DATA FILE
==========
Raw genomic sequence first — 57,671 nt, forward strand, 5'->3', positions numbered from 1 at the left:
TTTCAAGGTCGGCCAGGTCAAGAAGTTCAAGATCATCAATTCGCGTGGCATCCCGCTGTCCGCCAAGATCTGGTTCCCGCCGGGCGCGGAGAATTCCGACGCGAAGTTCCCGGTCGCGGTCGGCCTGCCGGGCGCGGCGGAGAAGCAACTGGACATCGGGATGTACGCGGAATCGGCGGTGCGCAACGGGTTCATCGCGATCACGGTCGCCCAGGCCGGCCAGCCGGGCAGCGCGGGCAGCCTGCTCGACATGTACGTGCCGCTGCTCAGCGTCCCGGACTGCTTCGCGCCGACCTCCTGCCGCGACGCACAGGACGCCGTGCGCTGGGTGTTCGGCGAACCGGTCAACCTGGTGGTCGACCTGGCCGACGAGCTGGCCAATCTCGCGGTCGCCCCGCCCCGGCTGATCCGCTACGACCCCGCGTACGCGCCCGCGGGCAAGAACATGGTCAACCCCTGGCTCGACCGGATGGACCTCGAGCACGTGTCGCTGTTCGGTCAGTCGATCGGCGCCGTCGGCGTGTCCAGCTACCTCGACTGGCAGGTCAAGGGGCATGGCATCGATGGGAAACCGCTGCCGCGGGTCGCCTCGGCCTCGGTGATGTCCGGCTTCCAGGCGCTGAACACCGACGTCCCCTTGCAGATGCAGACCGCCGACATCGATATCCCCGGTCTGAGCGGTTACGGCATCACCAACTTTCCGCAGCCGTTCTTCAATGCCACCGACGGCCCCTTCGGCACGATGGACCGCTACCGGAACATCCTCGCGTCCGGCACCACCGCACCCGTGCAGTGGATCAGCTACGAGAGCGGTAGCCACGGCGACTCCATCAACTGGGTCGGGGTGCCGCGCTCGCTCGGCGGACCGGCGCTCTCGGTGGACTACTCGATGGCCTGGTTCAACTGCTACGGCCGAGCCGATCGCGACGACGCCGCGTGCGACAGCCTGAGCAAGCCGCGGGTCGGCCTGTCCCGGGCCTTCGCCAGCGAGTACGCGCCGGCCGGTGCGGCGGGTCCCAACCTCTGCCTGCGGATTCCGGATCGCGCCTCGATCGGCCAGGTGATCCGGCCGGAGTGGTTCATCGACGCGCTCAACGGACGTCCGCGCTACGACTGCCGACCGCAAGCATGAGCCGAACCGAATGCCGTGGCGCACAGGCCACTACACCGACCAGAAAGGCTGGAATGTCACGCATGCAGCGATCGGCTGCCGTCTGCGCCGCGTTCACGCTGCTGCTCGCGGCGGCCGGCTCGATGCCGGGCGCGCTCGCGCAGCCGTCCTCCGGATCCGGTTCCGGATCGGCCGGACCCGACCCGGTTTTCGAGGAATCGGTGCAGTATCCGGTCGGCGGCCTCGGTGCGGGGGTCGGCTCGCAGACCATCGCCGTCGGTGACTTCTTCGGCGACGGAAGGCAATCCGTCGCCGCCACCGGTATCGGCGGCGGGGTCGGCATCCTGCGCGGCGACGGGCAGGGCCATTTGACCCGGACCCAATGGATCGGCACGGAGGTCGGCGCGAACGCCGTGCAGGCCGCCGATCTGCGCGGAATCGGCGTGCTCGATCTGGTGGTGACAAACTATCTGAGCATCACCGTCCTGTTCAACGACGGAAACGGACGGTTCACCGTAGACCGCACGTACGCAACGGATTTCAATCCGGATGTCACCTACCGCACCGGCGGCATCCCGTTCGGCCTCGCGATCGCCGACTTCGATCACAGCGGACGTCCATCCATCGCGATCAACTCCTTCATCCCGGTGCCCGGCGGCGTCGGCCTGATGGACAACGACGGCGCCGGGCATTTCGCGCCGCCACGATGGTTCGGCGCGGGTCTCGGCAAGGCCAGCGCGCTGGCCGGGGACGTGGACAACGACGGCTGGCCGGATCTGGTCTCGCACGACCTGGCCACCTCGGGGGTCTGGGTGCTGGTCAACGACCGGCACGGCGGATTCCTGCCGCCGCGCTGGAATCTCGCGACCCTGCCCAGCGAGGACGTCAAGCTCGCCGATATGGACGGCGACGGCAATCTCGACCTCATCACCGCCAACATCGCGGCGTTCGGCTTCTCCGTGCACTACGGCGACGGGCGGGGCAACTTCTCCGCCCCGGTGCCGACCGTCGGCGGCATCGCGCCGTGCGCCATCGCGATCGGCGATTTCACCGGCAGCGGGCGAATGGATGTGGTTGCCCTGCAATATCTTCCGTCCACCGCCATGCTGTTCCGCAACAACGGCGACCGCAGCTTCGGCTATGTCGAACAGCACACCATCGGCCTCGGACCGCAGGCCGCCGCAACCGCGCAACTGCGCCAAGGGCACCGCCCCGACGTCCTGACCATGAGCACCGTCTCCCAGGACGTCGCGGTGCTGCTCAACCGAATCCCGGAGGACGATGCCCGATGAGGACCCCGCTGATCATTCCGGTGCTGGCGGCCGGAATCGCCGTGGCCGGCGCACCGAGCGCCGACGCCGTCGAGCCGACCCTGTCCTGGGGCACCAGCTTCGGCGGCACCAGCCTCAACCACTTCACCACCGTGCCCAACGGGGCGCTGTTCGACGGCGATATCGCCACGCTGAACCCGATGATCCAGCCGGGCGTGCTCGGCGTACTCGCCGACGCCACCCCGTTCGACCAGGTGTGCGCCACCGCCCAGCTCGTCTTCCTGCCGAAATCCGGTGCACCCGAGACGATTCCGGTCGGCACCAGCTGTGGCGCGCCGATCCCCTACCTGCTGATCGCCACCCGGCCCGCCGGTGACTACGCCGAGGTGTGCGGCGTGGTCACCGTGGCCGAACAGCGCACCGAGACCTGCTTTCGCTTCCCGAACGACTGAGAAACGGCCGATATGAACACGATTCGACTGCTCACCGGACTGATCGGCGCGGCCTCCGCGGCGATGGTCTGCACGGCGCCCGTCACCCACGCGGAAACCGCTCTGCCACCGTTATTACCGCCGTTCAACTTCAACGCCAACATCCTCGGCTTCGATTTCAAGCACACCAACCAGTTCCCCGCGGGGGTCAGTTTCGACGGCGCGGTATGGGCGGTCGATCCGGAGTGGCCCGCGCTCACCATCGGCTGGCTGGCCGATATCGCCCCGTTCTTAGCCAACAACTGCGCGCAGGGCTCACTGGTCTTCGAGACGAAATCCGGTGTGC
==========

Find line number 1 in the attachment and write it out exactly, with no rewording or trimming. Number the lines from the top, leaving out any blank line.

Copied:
Raw genomic sequence first — 57,671 nt, forward strand, 5'->3', positions numbered from 1 at the left: